Dr. Albert D. Bates
Distribution Performance Project
This article was published in the July 2019 edition of NTEA News.
There have always been — and always will be — good and bad economic periods. Another inevitability is some companies will make the same mistakes in responding to the next downturn as during past recessions.
Profit impact of a sales decline
The relationship between a sales decrease and the resulting drop in profit can be measured by the sales sensitivity index (SSI), which gauges how much of a sales decline is required to cause profit to fall to zero.
SSI size mainly depends on a company’s expense structure (see chart). As shown in the first column, the firm generates $10,000,000 in sales and operates on a gross margin of 22.0% of sales. This results in $300,000 pre-tax profit (equal to 3.0% of sales).
To understand how sales declines impact profit, expenses must be broken down into fixed and variable.
Fixed expenses are overhead costs. Once an annual budget is set, these will only change if management takes specific actions to do so, such as negotiating lower rent. For most companies, fixed expenses represent somewhere around 80% of total expenses.
Variable expenses — which rise and fall automatically with sales — include interest on accounts receivable, sales commissions, and the like. For the typical company, they amount to around 3.8% of sales.
The second column in the chart examines the impact of a sales drop that causes the firm to reach its break-even point. That is, it generates no profit. For the typical NTEA member company, a sales decrease of just 16.5% is all that’s required to wipe out the entire profit. This figure is the firm’s SSI.
The 16.5% is based on a common structure where approximately 80% of expenses are fixed and the remaining 20% are variable. Deviations from this ratio will cause the business to be more or less impacted by a sales decline.
For example, let’s say a company changed its expense structure from 80% fixed/20% variable to 90% fixed/10% variable. This could be accomplished by lowering the commission rate and compensating the sales force with a larger base salary. The result would be to cut variable expenses in half — and they would be only 1.9% of sales, not 3.8%.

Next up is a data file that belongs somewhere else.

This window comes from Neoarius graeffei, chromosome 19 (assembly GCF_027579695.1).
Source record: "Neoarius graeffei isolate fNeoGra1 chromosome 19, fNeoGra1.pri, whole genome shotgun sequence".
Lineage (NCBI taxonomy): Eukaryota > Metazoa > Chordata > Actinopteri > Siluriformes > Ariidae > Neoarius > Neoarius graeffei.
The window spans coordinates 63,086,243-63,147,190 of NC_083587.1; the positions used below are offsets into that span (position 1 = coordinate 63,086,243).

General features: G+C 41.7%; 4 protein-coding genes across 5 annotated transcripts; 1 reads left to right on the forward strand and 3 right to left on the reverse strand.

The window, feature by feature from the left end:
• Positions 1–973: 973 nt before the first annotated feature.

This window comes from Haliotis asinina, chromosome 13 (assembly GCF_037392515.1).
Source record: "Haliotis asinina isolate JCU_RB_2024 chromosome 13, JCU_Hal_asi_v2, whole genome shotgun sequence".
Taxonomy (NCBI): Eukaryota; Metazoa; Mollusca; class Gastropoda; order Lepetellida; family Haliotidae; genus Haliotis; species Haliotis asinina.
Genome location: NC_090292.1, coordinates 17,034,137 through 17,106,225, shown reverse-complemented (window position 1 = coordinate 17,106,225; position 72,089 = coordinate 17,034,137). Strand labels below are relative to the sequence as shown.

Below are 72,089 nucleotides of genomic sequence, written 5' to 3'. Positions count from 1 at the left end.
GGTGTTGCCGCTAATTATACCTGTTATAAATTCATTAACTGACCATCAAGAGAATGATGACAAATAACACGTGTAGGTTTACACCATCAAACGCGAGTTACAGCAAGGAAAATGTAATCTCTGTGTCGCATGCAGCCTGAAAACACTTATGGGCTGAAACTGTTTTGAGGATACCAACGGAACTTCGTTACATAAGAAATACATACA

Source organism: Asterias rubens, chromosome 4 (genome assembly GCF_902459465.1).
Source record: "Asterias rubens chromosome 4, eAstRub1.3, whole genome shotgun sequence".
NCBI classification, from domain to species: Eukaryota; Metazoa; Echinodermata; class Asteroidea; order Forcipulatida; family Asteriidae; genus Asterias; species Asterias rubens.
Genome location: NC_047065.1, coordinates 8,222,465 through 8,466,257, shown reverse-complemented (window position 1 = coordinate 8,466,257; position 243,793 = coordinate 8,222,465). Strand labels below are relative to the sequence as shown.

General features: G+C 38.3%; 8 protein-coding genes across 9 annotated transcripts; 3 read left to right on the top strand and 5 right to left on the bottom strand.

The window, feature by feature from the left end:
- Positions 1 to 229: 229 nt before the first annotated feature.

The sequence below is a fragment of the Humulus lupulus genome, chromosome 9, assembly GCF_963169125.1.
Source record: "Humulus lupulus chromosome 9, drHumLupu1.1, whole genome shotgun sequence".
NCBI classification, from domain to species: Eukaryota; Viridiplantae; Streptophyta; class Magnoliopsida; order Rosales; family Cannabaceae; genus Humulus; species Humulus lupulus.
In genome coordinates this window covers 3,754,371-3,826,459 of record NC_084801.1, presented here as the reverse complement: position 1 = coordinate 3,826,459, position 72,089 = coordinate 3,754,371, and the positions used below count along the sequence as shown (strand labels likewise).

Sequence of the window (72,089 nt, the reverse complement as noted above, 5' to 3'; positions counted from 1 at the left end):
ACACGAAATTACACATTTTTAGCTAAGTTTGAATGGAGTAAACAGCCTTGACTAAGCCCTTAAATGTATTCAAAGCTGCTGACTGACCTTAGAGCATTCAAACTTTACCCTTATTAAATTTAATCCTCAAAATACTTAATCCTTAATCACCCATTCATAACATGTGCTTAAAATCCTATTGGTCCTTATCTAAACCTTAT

This would mean as sales fell, the business would shed variable expenses at a slower rate. The 1.9% firm would be affected more by a given sales decline than would the 3.8% company. For every $100,000 drop in sales, variable expenses would only fall by $1,900 rather than $3,800.
This does not mean one scenario of fixed to variable expenses is better than another. It does, however, mean the level of fixed and variable expenses depends on certain decisions, such as how to compensate the sales force. Profit implications of such actions need to be understood.
Actions for continued profit success
Mitigating the impact of a sales downturn involves taking specific steps and avoiding others.
Before the next downturn, businesses should not simply calculate SSI — they should develop a target for it and plan to make it a reality. As an example, if a firm enhanced its financial position to an SSI of at least 20%, it would mean almost no sales decline would be cause for panic. For the typical NTEA member company, increasing SSI requires only a small growth in current profit.
Avoid price cutting
An almost automatic response to a sales decline is reducing prices to “get that volume back.” However, any drop in pricing only increases the physical sales volume required to maintain profits.
Maintain working capital investment levels
Another reaction to sales decreases is to hoard cash, which can lead to converting inventory and accounts receivable into cash. Lowering inventory almost always involves a “stop buying” decree that could cause deterioration in service levels. Accounts receivable reductions have a similar impact on sales. Lowering either may drive down sales at a faster rate.
Don’t sell out the future
The idea of rightsizing expenses is tailor-made for a period of declining sales. However, expense cuts must be limited to areas that will do no harm to sales. For example, reducing marketing expenditures could result in lost contact with key customers when the market rebounds.
It’s important to understand how a business performs on key profit drivers. This can be accomplished by benchmarking against other industry companies. Some may feel it’s fruitless to do so during a downturn, but ongoing benchmarking can provide insights into the pathway for profit improvement, even in tough times.
While the next recession hasn’t even started, now is the time to plan for it. Focus not only on what to do during a recession, but also how to build momentum for when the recovery starts.